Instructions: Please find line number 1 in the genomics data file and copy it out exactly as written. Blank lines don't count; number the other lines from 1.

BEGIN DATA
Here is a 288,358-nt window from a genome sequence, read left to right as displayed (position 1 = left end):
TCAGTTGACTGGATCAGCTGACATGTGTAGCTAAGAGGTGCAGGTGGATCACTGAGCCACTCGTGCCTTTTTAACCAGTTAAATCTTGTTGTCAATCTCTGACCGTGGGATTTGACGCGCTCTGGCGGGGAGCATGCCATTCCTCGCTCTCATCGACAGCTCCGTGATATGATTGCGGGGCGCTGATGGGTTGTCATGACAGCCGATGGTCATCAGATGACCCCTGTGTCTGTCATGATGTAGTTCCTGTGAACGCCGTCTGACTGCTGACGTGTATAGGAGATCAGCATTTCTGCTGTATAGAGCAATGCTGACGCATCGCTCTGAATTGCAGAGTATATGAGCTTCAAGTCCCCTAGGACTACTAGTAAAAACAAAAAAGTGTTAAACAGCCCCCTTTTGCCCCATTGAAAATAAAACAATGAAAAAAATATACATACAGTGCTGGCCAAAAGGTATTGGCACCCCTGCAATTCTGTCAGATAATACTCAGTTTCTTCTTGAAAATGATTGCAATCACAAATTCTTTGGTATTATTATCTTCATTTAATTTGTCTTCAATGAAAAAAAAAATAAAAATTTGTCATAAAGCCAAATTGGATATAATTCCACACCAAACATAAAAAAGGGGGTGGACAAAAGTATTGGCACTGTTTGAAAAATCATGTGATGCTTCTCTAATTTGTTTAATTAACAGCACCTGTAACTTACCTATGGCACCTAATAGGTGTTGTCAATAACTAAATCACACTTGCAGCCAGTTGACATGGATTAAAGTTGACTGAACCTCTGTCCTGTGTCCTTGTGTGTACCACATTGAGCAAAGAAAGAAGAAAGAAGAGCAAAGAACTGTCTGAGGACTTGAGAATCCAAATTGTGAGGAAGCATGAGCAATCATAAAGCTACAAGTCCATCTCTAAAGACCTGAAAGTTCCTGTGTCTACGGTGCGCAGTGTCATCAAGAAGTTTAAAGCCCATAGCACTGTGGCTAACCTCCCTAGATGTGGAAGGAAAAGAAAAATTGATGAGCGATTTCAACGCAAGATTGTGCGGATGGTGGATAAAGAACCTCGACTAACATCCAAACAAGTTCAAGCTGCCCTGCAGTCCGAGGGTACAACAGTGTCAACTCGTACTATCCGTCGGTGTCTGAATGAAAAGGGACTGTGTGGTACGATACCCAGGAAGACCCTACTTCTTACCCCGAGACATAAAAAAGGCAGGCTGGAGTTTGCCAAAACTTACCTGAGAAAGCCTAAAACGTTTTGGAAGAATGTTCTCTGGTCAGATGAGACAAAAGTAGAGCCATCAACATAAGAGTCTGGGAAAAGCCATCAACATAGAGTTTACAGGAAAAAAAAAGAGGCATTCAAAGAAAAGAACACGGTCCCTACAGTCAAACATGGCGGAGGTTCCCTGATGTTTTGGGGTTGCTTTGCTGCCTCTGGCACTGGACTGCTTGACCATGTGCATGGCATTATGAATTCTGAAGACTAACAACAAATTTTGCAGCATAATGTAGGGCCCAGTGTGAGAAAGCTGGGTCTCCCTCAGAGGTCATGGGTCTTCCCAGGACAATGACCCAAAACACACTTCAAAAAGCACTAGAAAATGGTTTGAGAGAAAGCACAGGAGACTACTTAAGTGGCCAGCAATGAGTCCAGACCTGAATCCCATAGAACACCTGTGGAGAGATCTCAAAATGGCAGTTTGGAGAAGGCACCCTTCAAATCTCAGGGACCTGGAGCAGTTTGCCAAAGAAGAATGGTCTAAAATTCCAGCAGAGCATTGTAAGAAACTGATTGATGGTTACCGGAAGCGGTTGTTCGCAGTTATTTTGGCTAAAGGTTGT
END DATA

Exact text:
Here is a 288,358-nt window from a genome sequence, read left to right as displayed (position 1 = left end):